Plans for green distribution centre shelved
By: David Howells
13 July 2011
A distribution centre in Bradford has abandoned its plans to fit an array of solar panels following a hike in costs.
The Marks & Spencer distribution centre in Bradford had originally outlined plans to fit a solar array but following a government funding reshuffle the plans have been shelved.
Despite the setback, the announcement shouldn't affect the day-to-day logistic work of those employed in the distribution centre.
Marks & Spencer's plan was originally to take advantage of the feed-in tariff, which would've helped fund the installation of voltaic panels on the warehouse roof. The 1.1 million square foot building is already carbon neutral, but the business claimed that solar panels would have bettered its green credentials and that any surplus could be sold on to the National Grid.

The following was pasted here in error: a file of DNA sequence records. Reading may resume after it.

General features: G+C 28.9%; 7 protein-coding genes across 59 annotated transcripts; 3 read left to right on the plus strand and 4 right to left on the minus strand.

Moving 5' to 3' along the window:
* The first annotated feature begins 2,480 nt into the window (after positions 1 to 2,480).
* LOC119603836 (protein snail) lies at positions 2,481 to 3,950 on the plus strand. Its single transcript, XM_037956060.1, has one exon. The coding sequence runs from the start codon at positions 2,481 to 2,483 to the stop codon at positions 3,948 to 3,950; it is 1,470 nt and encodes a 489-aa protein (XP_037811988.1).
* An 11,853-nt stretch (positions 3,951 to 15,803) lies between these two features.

However, following a spending shake up, the funding was withheld - with new plans afoot to only subsidise smaller-scale green energy schemes of 50kW or less. The funding cut is due to come into force from August 1st.
Richard Gillies, Marks & Spencer's head of green initiatives and CRC (carbon reduction commitment), told lowcarboneconomy.com, "We went through all the work [for the solar array] only to find the feed in tariff revised and the CRC turned into a carbon tax."
Adding, Gillies told businessgreen.com that the brand would seek other ways to boost its green credentials, including selling home energy improvement devices under another government scheme which many other businesses are considering.
"We're interested," he said. "It's a bit of a wait and see for us, but we would be keen to put a player in that space."
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